Here is an analysis of the poem A Supermarket in California by Allen Ginsberg, one of the leaders of the Beat Generation. He is most known for his poem “Howl,” which got him in a bit of hot water for its subversive themes. Ginsberg and his poem actually went on trial in California since the poem was considered indecent, and a judge later ruled that because of Ginsberg’s first amendment rights, the poem was perfectly legal. A Supermarket in California, another favorite among Ginsberg fans, was published in his book Howl and Other Poems in 1956. By that point, Ginsberg had moved from New York to San Francisco, where he met and fell in love with his partner until his death, Peter Orlovsky. It was also in San Francisco where Ginsberg met other key players in the Beat Generation.
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A Supermarket in California Summary
In this poem, the speaker, possibly Ginsberg, is speaking directly to American poet Walt Whitman, who died in 1892, but who inspired many poets generations after his death. Ginsberg, a Whitman devotee, is no exception. The speaker tells Whitman that he thought of him while walking under the full moon, and the speaker wanders into a supermarket, hungry and tired. The speaker then describes the people he encounters there, claiming to have seen Whitman in the aisles, poking at the different assortments of food. The speaker ends the poem, wondering if he and Whitman will walk around and dream of the past and of “the lost America.”Ginsberg’s poem, A Supermarket in California, can be read in full here.
A Supermarket in California Analysis
There is an air of superiority to A Supermarket in California, and with its many allusions, Ginsberg assumes his readers will have a certain prior knowledge of subjects such as poetry, world history, and mythology. Ginsberg separates his poem into three stanzas, and his lines are unrhymed and written in free verse, and structure does not seem of great importance to Ginsberg; his stanzas and lines are of varying lengths.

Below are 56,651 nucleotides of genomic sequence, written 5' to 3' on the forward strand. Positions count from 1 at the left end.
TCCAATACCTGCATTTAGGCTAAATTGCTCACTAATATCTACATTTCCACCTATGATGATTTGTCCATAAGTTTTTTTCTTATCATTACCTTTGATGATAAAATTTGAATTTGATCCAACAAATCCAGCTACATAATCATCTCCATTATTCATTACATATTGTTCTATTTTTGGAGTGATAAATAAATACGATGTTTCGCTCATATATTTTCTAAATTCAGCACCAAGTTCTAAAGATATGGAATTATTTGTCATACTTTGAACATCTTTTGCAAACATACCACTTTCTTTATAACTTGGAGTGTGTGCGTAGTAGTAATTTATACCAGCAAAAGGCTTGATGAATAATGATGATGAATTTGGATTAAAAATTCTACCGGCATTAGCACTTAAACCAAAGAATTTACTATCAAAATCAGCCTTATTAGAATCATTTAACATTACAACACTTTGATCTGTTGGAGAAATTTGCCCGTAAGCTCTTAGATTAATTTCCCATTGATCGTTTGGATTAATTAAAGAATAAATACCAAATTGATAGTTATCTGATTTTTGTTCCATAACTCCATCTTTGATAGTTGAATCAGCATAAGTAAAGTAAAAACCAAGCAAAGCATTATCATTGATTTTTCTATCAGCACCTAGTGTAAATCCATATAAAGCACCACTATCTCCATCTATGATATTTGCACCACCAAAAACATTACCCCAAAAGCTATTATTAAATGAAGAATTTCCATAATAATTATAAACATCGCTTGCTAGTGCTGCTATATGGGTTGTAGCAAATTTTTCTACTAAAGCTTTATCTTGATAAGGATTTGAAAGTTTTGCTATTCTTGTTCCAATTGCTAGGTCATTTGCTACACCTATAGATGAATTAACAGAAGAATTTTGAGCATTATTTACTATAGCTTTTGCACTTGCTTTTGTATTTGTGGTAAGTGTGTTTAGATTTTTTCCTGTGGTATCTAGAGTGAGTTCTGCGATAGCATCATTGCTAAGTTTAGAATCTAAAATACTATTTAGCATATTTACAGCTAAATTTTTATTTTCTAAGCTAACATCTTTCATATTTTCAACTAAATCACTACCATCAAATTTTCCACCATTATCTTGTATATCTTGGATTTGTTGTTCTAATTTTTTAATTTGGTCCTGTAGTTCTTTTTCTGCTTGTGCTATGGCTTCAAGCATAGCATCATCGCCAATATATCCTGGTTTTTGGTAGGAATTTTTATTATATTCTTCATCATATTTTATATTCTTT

As stated earlier, Ginsberg utilizes apostrophe, which is the device used when a poet speaks directly to a person who is not actually there. In this case, Ginsberg is speaking to Walt Whitman, who by the time Ginsberg wrote A Supermarket in California, had been dead for many years. Many consider Whitman to be one of Ginsberg’s inspirations and muses, so it is no surprise that the poet conjures up one of his idols. He writes, “What thoughts I have of you tonight, Walt Whitman, for I walked down the streets under the trees with a headache self-conscious looking at the full moon.” In the next line, the speaker continues to talk to Whitman, telling him that in his “hungry fatigue,” he entered a supermarket to shop not for food, but for images. In the next lines, it does seem that the speaker is, in fact, shopping for the sights that he sees, not for food. He calls the supermarket a “neon fruit supermarket,” which inspires images of bright lights and catchy products in his reader. He says he entered the store “dreaming of your enumerations!” An enumeration is a list of sorts, and Whitman is known for utilizing lists in his poetry. Ginsberg probably also intended to use the word since most people create shopping lists before going grocery shopping. Instead of consulting a food list, he is instead checking the works of his favorite poet. The second half of the first stanza details images of the objects and people that surround the speaker in the supermarket. There is a flurry of activity occurring here, which is a sharp contrast to the beginning of the poem when the speaker seems almost lonely as he walks outside thinking of Whitman and looking up at the full moon. Here, there are peaches and penumbras, which are dark spots in astronomy but could be the dark spots the speaker sees on the fruit. There are also families shopping together—the husbands are in the aisles while the wives are in the avocados and the babies are in the tomatoes. The speaker also speaks to another dead poet, Garcia Lorca, who is a Spanish poet who was executed at the beginning of the Spanish Civil War. It is curious that Ginsberg uses so many exclamation points here, an uncommon punctuation mark in poetry. Perhaps he utilizes it in order to convey the hustle and bustle that is occurring inside the grocery store.